Gaiola & Vaticano

Gaiola is a large motor vessel for river transport in the Amazon River. The Gaiola is made from local timber, where the comfort is minimal and passengers sleep in hammocks on deck, which led to the name Gaiola (“cage”). An old text describing the vessel: “The Gaiola is a typical ship of the Amazon, mixed for passengers and cargo. They are seen up and down the rivers always crowded with passengers who set their hammocks in any part, among the cattle, pigs, chicken, and birds!”

Originally they were steamboats. The Gaiola has been one of the most influential political, social, and economic factors in the life of the Amazon region, communicating the cities, villages, settlements and sheds situated on the banks of the rivers. With a single chimney, the Gailoas are generally English-type ships with variable gross tonnage, ranging from 167 to 600 t. There are, however, Gaiolas with wheels on the stern and on the flanks of one and two propellers, which seem to be the same as the Mississipi boats.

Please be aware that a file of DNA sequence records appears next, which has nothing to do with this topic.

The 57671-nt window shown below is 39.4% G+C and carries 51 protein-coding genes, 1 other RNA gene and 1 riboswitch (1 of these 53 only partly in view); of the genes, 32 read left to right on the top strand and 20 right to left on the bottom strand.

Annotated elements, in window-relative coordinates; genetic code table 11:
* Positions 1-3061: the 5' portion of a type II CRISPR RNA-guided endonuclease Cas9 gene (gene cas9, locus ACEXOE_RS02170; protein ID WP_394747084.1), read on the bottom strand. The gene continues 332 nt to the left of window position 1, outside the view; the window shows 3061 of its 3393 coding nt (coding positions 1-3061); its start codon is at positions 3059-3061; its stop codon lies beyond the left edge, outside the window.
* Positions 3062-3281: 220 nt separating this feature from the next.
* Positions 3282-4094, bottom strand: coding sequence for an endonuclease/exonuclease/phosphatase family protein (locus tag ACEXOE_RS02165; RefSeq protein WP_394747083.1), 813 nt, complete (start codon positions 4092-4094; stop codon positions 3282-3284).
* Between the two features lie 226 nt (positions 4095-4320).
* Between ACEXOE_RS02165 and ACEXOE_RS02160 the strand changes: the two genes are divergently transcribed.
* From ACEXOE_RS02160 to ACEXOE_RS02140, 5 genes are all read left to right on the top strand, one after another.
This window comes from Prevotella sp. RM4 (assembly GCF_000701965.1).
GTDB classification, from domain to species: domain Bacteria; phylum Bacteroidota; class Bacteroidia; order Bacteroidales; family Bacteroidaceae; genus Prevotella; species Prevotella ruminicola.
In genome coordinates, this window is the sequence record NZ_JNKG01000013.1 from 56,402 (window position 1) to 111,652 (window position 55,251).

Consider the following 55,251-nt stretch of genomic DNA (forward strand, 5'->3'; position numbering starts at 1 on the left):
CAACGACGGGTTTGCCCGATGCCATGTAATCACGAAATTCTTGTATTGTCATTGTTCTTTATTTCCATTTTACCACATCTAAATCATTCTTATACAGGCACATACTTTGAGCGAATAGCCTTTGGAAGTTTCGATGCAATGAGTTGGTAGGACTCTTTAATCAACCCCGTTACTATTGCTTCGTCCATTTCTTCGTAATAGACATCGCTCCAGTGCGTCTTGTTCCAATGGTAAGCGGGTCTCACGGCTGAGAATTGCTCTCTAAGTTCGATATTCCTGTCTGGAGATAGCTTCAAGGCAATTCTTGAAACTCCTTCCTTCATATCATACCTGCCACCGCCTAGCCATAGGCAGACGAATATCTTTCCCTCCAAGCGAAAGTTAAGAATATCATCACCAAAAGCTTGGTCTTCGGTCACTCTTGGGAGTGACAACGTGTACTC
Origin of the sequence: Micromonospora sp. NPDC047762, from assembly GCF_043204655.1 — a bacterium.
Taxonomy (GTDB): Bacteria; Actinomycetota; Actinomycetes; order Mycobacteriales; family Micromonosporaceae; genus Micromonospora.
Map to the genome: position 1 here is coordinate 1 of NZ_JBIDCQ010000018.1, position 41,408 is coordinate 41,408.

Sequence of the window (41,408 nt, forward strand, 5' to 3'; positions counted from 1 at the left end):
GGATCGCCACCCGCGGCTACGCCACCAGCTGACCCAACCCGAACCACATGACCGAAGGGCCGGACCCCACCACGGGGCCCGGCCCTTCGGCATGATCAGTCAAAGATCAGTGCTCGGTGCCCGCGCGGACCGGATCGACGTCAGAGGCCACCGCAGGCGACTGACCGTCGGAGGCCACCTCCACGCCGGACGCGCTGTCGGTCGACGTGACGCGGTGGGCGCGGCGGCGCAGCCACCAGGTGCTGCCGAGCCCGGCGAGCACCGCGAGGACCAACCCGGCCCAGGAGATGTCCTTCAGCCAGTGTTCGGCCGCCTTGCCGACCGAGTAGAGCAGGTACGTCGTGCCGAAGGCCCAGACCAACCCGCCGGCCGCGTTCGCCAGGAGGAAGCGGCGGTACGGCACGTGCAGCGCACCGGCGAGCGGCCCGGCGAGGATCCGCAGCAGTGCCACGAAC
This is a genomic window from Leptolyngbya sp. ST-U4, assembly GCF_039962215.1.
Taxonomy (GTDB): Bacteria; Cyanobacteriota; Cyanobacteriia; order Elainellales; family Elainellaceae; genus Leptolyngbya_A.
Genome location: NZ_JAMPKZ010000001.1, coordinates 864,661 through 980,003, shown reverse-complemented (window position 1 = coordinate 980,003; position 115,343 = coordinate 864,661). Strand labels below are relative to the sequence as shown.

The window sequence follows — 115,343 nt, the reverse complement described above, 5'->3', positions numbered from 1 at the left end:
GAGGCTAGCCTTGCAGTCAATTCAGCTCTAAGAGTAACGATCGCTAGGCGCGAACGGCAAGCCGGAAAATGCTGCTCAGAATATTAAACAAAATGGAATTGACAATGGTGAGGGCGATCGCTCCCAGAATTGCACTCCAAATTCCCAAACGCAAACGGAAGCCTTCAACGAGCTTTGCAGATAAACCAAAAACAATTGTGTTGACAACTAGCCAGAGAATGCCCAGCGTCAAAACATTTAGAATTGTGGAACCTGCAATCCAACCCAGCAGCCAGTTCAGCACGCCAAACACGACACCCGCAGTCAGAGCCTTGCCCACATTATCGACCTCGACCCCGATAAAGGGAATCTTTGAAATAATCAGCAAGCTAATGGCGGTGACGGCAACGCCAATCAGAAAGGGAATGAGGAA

It has from 3 to 12 feet of draft and was constructed by the British. On the two decks, the first is the winches, hatches, kitchen, ranch, officers’ cabins, engine room, and in the second the cabins, the keel, the rudder, the canopy, the bar, the pantry, the hygienic facilities, the smokebox, the tables of meal, being of two and four bunk beds the capacity of each cabin. They may have a capacity for 300 passengers.

gaiola

The Vaticanos was a more sumptuous, designed and built in the Netherlands, propelled by two propellers, with two parallel chimneys, the Vaticanos were 900 to 1000 tons, thus bigger in relation to the Gaiolas and with a draft that enabled them to be used only on the Amazon River. They seemed to be floating palaces at night with cabins and a hall for music. In the upper part of the Vaticano is the bridge and the officers’ cabins. In the lower deck, the cargo and third-class passengers travel with no cabins but using hammocks.

Currently the same name Vaticano is used for the barges also called “Chatões”.

Text addapted and photo credit to Terra Brasileira